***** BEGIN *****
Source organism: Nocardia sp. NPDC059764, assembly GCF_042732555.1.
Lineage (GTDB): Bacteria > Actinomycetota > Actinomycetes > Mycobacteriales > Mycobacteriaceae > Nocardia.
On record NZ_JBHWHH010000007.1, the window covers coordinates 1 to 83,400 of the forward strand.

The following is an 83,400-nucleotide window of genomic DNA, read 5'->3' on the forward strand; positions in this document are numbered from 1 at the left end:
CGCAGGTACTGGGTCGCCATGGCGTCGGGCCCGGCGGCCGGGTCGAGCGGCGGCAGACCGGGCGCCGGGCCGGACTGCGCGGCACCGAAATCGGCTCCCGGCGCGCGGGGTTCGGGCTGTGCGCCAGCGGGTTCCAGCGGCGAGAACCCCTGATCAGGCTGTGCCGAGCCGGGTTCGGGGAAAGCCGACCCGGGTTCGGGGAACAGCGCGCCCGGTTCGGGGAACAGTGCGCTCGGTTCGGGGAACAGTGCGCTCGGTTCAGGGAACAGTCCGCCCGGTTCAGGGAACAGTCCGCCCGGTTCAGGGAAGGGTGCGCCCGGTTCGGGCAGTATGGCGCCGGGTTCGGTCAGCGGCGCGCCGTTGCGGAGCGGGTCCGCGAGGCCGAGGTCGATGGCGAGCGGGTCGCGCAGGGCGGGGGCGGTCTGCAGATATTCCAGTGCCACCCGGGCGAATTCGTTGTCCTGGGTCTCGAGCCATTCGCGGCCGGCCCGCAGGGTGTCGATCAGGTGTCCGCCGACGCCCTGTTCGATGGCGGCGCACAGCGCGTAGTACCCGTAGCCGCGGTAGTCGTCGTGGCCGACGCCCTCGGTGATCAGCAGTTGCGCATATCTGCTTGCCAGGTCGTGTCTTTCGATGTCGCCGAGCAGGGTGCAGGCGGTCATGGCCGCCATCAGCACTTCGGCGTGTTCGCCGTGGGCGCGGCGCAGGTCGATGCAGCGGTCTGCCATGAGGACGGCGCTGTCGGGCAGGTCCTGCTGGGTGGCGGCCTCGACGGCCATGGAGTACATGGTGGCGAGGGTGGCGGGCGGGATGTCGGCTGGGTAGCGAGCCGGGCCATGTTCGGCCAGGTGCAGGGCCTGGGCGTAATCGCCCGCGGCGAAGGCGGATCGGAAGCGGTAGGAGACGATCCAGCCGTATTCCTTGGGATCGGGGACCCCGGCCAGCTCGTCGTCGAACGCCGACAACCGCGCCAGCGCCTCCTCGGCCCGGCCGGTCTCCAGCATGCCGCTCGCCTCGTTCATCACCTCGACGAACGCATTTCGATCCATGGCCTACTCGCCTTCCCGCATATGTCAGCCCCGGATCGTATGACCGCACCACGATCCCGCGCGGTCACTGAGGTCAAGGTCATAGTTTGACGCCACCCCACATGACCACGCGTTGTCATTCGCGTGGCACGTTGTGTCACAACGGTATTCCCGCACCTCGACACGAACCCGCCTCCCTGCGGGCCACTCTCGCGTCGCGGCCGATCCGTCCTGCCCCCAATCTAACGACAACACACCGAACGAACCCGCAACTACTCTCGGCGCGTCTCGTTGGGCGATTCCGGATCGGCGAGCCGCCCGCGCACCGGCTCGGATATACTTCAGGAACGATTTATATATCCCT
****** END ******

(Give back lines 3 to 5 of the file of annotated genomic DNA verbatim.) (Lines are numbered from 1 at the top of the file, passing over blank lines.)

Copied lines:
On record NZ_JBHWHH010000007.1, the window covers coordinates 1 to 83,400 of the forward strand.

The following is an 83,400-nucleotide window of genomic DNA, read 5'->3' on the forward strand; positions in this document are numbered from 1 at the left end:
CGCAGGTACTGGGTCGCCATGGCGTCGGGCCCGGCGGCCGGGTCGAGCGGCGGCAGACCGGGCGCCGGGCCGGACTGCGCGGCACCGAAATCGGCTCCCGGCGCGCGGGGTTCGGGCTGTGCGCCAGCGGGTTCCAGCGGCGAGAACCCCTGATCAGGCTGTGCCGAGCCGGGTTCGGGGAAAGCCGACCCGGGTTCGGGGAACAGCGCGCCCGGTTCGGGGAACAGTGCGCTCGGTTCGGGGAACAGTGCGCTCGGTTCAGGGAACAGTCCGCCCGGTTCAGGGAACAGTCCGCCCGGTTCAGGGAAGGGTGCGCCCGGTTCGGGCAGTATGGCGCCGGGTTCGGTCAGCGGCGCGCCGTTGCGGAGCGGGTCCGCGAGGCCGAGGTCGATGGCGAGCGGGTCGCGCAGGGCGGGGGCGGTCTGCAGATATTCCAGTGCCACCCGGGCGAATTCGTTGTCCTGGGTCTCGAGCCATTCGCGGCCGGCCCGCAGGGTGTCGATCAGGTGTCCGCCGACGCCCTGTTCGATGGCGGCGCACAGCGCGTAGTACCCGTAGCCGCGGTAGTCGTCGTGGCCGACGCCCTCGGTGATCAGCAGTTGCGCATATCTGCTTGCCAGGTCGTGTCTTTCGATGTCGCCGAGCAGGGTGCAGGCGGTCATGGCCGCCATCAGCACTTCGGCGTGTTCGCCGTGGGCGCGGCGCAGGTCGATGCAGCGGTCTGCCATGAGGACGGCGCTGTCGGGCAGGTCCTGCTGGGTGGCGGCCTCGACGGCCATGGAGTACATGGTGGCGAGGGTGGCGGGCGGGATGTCGGCTGGGTAGCGAGCCGGGCCATGTTCGGCCAGGTGCAGGGCCTGGGCGTAATCGCCCGCGGCGAAGGCGGATCGGAAGCGGTAGGAGACGATCCAGCCGTATTCCTTGGGATCGGGGACCCCGGCCAGCTCGTCGTCGAACGCCGACAACCGCGCCAGCGCCTCCTCGGCCCGGCCGGTCTCCAGCATGCCGCTCGCCTCGTTCATCACCTCGACGAACGCATTTCGATCCATGGCCTACTCGCCTTCCCGCATATGTCAGCCCCGGATCGTATGACCGCACCACGATCCCGCGCGGTCACTGAGGTCAAGGTCATAGTTTGACGCCACCCCACATGACCACGCGTTGTCATTCGCGTGGCACGTTGTGTCACAACGGTATTCCCGCACCTCGACACGAACCCGCCTCCCTGCGGGCCACTCTCGCGTCGCGGCCGATCCGTCCTGCCCCCAATCTAACGACAACACACCGAACGAACCCGCAACTACTCTCGGCGCGTCTCGTTGGGCGATTCCGGATCGGCGAGCCGCCCGCGCACCGGCTCGGATATACTTCAGGAACGATTTATATATCCCT